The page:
Tynemouth  Northumberland


In 1887, John Bartholomew's Gazetteer of the British Isles described Tynemouth like this:

Tynemouth, parl. and mun. bor., par. and township, and watering-place, Northumberland, at N. side of mouth of river Tyne, opposite South Shields, 8 miles NE. of Newcastle and 272 from London by rail - par., 6831 ac., pop. 46,364; township, 1189 ac., pop. 22,548; bor., 4303 ac., pop. 44,118. Tynemouth includes the port of North Shields, and the whole bor. ...

is usually called North Shields. Tynemouth proper, immediately E. of North Shields, is a bathing-place, with a fine sandy beach, baths, aquarium, winter garden, a magnificent stone pier, and a grand parade nearly a mile long. In Saxon times Tynemouth was in great repute as the burial-place of St Oswyn, its patron saint. A monastery was founded in 625, and its ruins are within the walls of the castle. In the castle yard is a lighthouse 79 ft. high, with revolving light (Entrance to the Tyne) 154 ft. above high water and seen 18 miles. Tynemouth has rapidly risen into a large town. It was made a parl. bor. in 1832, and a mun. bor. in 1849. It returns 1 member to Parliament.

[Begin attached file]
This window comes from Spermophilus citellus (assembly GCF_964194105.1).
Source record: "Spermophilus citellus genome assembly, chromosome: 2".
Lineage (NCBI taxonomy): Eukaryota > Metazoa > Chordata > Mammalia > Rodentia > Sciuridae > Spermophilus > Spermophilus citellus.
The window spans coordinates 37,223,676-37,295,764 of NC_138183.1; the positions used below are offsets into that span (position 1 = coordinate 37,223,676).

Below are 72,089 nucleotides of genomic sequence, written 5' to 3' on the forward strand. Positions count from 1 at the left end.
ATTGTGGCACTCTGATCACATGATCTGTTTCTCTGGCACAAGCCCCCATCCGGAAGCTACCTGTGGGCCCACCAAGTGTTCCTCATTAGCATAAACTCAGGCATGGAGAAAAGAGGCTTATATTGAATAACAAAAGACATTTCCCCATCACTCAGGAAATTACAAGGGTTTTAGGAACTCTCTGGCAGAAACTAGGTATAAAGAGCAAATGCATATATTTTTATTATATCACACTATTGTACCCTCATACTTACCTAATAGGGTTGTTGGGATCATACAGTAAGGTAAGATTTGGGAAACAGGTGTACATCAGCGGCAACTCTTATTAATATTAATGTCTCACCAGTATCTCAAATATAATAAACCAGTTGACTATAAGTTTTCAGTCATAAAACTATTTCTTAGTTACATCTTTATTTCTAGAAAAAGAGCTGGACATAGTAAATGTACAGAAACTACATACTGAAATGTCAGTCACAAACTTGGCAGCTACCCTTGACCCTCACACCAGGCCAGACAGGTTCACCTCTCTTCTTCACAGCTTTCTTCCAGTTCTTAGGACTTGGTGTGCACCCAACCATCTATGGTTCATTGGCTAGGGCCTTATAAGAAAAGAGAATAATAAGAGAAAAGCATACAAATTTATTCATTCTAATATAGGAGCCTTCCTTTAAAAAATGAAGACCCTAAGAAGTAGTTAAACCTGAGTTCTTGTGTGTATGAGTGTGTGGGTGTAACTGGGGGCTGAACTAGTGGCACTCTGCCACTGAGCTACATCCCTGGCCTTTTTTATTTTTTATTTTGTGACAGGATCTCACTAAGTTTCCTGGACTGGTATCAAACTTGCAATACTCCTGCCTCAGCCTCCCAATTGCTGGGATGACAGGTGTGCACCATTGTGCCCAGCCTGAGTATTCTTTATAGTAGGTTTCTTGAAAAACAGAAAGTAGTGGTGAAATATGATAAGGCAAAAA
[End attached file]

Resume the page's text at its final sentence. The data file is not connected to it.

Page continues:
Tynemouth through time

Tynemouth is now part of North Tyneside district. Click here for graphs and data of how North Tyneside has changed over two centuries. For statistics about Tynemouth itself, go to Units and Statistics.

How to reference this page:

GB Historical GIS / University of Portsmouth, History of Tynemouth, in North Tyneside and Northumberland | Map and description, A Vision of Britain through Time.


Date accessed: 21st April 2024

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